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Survey Finds Michiganders Vulnerable to Holiday Grinches

Gift cards on store racks are a popular target for holiday scams. Credit: 401(k) 2012/Flickr
Gift cards on store racks are a popular target for holiday scams. Credit: 401(k) 2012/Flickr
November 12, 2015

LANSING, Mich. – The holiday season is nearly upon us, and a new AARP survey finds many folks are at risk of being taken by a con artist.

A majority (66 percent) of Michiganders in the poll failed a quiz about common holiday scams related to charitable giving, gift cards and the use of public Wi-Fi.

Mark Hornbeck, associate state director of communications with AARP Michigan, says AARP also found many people are doing things that could make them vulnerable to con artists.

"The worst case scenario we're talking about – identity theft and draining bank accounts,” he points out. “There's a wide array of scams out there and some of them can be that impactful on people's lives where they could lose their nest egg.”

Shoppers can protect themselves from theft by using a debit card instead of a credit card and not using public Wi-Fi.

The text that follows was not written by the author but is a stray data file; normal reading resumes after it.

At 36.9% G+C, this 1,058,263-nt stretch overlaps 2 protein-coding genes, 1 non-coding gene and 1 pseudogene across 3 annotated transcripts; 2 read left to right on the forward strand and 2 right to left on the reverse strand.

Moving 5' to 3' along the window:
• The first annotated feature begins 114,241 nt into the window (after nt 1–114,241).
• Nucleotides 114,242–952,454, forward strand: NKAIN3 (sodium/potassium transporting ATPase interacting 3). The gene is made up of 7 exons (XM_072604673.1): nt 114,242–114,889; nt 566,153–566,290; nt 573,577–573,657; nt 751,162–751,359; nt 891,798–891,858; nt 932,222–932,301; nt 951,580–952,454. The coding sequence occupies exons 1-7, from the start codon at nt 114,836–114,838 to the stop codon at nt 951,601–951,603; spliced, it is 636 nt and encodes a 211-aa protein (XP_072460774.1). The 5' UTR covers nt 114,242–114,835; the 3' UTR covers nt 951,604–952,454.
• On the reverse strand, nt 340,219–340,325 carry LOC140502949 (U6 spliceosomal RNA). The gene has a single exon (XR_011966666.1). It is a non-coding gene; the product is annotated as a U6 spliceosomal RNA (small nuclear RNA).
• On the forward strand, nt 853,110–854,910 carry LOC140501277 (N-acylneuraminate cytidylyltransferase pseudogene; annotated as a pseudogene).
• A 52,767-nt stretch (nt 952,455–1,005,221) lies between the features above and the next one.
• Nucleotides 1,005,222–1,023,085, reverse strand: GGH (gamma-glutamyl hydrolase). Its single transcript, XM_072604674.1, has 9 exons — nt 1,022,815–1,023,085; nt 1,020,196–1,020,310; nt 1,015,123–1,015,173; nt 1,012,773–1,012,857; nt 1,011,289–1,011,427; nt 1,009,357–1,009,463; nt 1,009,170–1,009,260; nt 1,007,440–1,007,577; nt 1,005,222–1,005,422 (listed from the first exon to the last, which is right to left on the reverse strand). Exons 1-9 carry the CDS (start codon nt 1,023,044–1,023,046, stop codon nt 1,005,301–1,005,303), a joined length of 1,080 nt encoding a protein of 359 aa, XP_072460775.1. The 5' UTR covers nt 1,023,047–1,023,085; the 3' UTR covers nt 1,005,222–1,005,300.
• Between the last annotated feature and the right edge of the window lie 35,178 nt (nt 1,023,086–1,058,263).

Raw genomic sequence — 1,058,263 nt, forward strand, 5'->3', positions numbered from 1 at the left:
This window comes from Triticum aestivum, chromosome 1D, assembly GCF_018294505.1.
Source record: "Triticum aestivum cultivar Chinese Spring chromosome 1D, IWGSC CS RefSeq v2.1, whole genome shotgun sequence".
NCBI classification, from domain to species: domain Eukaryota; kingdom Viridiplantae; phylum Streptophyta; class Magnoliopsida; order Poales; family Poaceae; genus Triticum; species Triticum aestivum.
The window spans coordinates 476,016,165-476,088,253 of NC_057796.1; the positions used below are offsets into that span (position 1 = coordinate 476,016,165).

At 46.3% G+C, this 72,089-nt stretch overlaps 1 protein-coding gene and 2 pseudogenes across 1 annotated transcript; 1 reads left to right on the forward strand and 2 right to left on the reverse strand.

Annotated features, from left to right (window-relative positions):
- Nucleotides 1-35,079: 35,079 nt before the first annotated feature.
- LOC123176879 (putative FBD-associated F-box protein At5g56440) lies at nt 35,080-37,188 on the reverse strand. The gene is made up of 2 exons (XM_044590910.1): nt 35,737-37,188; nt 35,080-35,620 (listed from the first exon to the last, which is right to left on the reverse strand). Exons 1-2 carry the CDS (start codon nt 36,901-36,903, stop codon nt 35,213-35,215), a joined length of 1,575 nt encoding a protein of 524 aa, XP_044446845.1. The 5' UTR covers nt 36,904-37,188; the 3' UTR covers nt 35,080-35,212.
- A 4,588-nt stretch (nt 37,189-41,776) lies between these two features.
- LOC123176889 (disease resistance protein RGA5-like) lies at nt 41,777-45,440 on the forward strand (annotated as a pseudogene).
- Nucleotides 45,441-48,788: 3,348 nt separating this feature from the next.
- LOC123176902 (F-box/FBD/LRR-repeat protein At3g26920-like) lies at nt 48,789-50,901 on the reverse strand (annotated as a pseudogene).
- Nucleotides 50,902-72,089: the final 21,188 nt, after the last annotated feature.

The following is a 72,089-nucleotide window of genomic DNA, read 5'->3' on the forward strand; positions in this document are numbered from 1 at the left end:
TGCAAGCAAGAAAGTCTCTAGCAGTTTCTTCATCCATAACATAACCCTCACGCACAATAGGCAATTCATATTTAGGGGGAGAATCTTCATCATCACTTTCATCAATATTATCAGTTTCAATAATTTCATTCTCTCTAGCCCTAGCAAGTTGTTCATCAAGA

Fraud experts also recommend purchasing gift cards online, instead of from store racks.

Hornbeck explains thieves can easily grab the number from the card when it is in the store, and drain the funds later when the card is activated.

Diligence is also needed with charitable giving, says Hornbeck, because some fundraisers keep 90 percent of the money raised.

"Sixty-seven percent of Michigan's consumers who were surveyed donated to a charity or a fundraiser in the past year and they didn't ask any questions about how the donation would be spent,” he explains. “And 65 percent made donations without verifying that the charity groups were even legally authorized to raise money in the state."

According to the survey, only 5 percent of consumers knew they could contact the Michigan Attorney General to verify the legitimacy of a charity.

Hornbeck says during stressful times like the holiday season, it can be more difficult to spot a scam.

"They have to know that scammers are zeroing in on their bank accounts and we encourage consumers out there to elevate their awareness of some of the popular scams and do their best to protect themselves and their families," he stresses.

AARP has information on how to avoid becoming a victim of a holiday scam through its Fraud Watch Network.



Mary Kuhlman, Public News Service - MI